Entrepreneurship Bootcamp for Veterans with Disabilities program

EBV and the MHV Website

I got accepted into the Entrepreneurship Bootcamp for Veterans with Disabilities program last year. It offers cutting edge training in entrepreneurship and small business management to disabled veterans who served in operations in Afghanistan and Iraq.

The intent of the EBV Program is to open the door to entrepreneurial opportunity and small business ownership to veterans. It does it by developing the participants’ competencies and activities associated with creating an entrepreneurial venture.

My buddy Alex, a 2013 graduate of the program, suggested I apply and I got in.

I always wanted to write full-time. Blogging professionally allows me to do both.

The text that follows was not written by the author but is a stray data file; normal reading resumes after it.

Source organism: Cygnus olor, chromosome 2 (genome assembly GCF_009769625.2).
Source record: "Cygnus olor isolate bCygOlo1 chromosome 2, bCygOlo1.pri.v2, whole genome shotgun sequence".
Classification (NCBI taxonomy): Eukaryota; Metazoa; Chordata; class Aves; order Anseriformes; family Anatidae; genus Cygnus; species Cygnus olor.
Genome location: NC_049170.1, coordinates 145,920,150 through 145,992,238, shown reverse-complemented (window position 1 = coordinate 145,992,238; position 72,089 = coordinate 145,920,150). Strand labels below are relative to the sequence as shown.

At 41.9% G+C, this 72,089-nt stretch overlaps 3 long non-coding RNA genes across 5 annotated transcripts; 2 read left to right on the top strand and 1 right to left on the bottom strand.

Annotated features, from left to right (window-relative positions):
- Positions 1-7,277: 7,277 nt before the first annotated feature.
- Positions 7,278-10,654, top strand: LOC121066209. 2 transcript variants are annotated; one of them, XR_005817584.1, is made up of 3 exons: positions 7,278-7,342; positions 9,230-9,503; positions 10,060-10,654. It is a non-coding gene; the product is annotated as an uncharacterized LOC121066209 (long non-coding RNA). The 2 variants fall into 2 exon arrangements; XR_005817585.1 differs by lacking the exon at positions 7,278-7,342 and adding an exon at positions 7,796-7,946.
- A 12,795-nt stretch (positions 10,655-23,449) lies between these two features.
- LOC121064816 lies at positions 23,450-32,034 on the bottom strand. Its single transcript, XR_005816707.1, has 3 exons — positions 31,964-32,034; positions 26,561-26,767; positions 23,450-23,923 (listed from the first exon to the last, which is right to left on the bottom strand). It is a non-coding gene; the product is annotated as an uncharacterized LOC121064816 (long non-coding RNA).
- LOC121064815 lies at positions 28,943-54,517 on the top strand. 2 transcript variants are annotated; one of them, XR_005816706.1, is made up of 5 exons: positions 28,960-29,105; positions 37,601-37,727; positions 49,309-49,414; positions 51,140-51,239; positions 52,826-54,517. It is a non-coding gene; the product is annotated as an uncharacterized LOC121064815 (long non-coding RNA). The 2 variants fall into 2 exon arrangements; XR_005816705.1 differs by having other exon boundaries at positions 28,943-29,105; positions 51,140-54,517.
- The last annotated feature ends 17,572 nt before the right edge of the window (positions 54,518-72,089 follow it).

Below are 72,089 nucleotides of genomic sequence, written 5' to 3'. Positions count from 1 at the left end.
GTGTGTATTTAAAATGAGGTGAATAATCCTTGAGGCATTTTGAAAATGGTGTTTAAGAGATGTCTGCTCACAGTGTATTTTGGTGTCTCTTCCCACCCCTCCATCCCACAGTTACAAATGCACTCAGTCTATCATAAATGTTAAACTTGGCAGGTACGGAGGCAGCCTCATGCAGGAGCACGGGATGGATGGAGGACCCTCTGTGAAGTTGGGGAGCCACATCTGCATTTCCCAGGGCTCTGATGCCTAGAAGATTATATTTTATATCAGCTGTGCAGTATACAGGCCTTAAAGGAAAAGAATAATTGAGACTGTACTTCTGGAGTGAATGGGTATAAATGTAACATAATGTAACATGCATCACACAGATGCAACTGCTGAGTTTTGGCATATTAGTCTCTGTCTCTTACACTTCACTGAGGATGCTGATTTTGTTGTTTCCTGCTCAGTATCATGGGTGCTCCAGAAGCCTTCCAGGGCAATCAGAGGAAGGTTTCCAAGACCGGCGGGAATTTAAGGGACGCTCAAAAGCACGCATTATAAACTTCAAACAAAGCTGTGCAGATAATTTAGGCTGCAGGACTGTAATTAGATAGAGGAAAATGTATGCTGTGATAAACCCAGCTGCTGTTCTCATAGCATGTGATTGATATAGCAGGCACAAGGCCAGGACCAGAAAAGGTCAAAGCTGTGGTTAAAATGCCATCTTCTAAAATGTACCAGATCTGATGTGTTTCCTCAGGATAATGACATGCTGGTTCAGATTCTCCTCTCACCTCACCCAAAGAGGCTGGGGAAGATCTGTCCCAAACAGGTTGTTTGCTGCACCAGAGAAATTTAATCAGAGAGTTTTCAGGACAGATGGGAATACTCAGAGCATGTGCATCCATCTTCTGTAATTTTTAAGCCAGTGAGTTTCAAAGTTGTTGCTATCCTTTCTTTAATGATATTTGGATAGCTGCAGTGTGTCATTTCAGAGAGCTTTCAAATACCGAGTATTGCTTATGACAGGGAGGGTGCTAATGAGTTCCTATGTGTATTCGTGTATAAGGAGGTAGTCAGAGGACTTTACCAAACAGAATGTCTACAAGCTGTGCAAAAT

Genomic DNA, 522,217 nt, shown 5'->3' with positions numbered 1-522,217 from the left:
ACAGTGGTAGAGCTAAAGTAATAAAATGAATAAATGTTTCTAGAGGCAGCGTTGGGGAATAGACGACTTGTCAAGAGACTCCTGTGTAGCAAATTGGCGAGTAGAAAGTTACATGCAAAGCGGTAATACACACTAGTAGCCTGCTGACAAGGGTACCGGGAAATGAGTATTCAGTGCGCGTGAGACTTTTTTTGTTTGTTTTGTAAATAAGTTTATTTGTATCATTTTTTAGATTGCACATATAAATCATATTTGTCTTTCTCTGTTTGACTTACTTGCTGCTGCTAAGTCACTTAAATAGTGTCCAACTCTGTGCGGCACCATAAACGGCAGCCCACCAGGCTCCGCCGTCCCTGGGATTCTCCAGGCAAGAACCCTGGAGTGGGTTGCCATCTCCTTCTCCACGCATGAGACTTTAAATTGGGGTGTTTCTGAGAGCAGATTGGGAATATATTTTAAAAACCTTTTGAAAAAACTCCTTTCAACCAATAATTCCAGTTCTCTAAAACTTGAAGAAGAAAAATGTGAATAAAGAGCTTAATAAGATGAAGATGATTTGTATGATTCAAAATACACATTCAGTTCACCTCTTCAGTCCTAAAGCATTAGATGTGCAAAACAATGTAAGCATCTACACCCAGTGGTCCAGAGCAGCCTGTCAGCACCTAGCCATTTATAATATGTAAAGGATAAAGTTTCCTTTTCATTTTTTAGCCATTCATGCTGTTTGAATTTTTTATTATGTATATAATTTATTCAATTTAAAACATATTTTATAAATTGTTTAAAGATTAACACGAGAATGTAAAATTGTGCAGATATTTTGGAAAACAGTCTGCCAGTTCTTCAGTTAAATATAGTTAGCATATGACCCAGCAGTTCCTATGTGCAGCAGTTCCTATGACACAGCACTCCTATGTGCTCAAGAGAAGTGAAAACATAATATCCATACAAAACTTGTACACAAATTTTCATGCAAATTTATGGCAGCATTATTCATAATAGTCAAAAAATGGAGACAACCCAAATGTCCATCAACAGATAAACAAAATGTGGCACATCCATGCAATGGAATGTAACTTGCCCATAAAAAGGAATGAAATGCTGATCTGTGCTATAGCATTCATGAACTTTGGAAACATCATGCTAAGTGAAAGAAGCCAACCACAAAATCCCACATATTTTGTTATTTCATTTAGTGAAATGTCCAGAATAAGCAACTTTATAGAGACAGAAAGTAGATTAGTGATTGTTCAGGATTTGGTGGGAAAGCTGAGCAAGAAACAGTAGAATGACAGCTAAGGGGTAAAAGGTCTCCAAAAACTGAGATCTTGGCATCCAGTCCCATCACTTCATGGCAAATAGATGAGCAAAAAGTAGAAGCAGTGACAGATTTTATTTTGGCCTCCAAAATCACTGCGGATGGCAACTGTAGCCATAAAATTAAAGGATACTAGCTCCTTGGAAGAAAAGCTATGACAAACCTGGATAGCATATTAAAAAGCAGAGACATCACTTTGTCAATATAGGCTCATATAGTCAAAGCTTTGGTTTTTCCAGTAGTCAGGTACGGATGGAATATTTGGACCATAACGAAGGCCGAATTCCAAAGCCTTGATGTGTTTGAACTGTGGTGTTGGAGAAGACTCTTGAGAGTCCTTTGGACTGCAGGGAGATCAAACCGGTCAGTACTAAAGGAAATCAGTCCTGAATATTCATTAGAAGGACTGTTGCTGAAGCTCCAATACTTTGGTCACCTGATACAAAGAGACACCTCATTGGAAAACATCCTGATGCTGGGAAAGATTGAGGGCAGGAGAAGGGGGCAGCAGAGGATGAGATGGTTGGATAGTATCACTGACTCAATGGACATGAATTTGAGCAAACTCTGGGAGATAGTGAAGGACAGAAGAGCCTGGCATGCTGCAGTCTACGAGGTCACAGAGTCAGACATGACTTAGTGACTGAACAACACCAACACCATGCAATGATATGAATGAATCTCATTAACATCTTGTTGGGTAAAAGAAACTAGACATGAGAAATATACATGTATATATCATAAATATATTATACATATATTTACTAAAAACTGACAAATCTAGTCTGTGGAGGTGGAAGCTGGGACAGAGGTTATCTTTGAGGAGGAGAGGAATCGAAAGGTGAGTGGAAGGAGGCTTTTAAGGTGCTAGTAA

I have been writing on several niche sites as a “guest blogger” for a year with mixed response. A friend recommended a book and the rest is history. My website is:


I call it MHV for short.

I built it using a program called “Wordpress.” It is still a little rough. All the emails I send to you will find their way to MHV, in one form or another. The website has five categories:

  1. Military History 2. Writing 3. Small Business Info 4. Veteran Issues 5. Book Reviews

The Idea of a Blog to Make Money

I know that blogging is an unconventional business idea, but there are direct ways and indirect ways to make money from one’s blog.

Direct Monetization:

>>Advertising- By selling ad space on your blog.

>>Sponsorships- I am endorsed by several Veteran Advocacy Groups.

>>Affiliate commissions- As my blog content grows I have attracted a following and other places that I write.

>>Paid reviews- I have a request in with Amazon to become a book reviewer of military history books.